One consequence of the COVID-19 pandemic was its correlation with local crime statistics. With so many people confined to their homes in 2020 and 2021, there was a corresponding drop in reported thefts, both in Airdrie and outside the city.
But as restrictions were lifted and people began to expand their radiuses once again in 2022, thefts understandably crept back up. That reality was reflected in Airdrie RCMP's annual crime gauge, presented during a rural crime town hall on Monday night. According to that presentation, thefts essentially returned to pre-pandemic numbers in 2022.
One of the driving factors of the uptick in theft last year – particularly in the "theft under $5,000" category, which saw a 71 per cent increase – was a proliferation in the number of catalytic converter thefts. Our newsroom is aware of this particularly popular crime, as we occasionally receive press releases from RCMP (and calls from readers) about the issue.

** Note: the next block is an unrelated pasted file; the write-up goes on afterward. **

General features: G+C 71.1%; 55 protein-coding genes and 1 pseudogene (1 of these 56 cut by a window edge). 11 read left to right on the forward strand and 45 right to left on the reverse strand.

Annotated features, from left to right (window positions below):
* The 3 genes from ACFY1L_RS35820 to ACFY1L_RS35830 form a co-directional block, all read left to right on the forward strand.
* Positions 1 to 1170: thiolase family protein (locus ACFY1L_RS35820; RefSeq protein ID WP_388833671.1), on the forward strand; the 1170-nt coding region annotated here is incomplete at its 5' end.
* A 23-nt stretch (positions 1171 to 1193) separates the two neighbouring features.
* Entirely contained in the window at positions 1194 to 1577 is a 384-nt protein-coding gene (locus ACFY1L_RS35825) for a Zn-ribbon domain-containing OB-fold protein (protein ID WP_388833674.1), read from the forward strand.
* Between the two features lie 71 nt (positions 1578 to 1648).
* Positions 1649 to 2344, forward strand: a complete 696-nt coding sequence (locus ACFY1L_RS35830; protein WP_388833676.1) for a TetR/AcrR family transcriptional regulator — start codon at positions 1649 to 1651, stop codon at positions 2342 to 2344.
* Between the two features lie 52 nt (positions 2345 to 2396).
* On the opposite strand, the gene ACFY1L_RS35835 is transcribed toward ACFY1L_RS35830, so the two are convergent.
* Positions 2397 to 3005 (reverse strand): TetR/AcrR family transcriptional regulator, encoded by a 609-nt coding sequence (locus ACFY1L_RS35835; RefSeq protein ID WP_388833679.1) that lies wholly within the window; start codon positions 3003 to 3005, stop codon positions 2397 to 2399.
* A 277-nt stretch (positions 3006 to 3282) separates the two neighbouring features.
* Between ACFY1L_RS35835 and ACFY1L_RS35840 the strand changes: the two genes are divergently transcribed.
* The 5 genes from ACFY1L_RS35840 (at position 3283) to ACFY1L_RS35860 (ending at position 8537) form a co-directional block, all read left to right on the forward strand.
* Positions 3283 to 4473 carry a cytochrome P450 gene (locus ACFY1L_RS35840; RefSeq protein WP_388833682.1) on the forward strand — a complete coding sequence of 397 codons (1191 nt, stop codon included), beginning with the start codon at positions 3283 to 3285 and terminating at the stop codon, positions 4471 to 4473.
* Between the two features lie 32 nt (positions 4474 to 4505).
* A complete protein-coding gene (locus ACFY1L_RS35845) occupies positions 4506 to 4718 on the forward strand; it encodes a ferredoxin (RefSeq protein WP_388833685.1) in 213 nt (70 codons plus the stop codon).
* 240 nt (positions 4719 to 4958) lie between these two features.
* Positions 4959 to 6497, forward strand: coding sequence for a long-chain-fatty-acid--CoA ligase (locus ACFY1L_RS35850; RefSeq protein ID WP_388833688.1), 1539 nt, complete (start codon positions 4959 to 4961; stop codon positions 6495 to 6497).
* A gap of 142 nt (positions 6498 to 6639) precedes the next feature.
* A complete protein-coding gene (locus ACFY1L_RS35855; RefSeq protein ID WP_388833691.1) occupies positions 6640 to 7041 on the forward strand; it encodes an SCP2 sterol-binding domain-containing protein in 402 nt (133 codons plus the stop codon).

Catalytic converters by themselves are not useful to thieves. (If you're not sure their function, catalytic converters are an exhaust emission control device on a vehicle that converts exhaust into less-toxic pollutants by catalyzing a redox reaction). It's the metals inside them that are valuable, which is why thieves target them to sell to metal scrap dealers.
Airdrie RCMP is aware of the increased number of catalytic converter thefts, and last year, launched a pilot program to help reduce those reports. As part of the pilot, Airdrie RCMP provides participating mechanic and automotive shops in Airdrie with engravers. These businesses can then offer customers the option of etching their vehicle’s identification number (VIN) on the converter at no expense when servicing a vehicle. That way, if the catalytic converter is stolen and then recovered, it can be linked back to the original vehicle.
It's a solid enough strategy. But as mentioned during this week's town hall, it's incredibly difficult to catch catalytic converter thieves in the act. That is why officers are always stressing to citizens to report these thefts when they occur, so they can, at the very least, track emerging crime trends and create a database of perpetrators.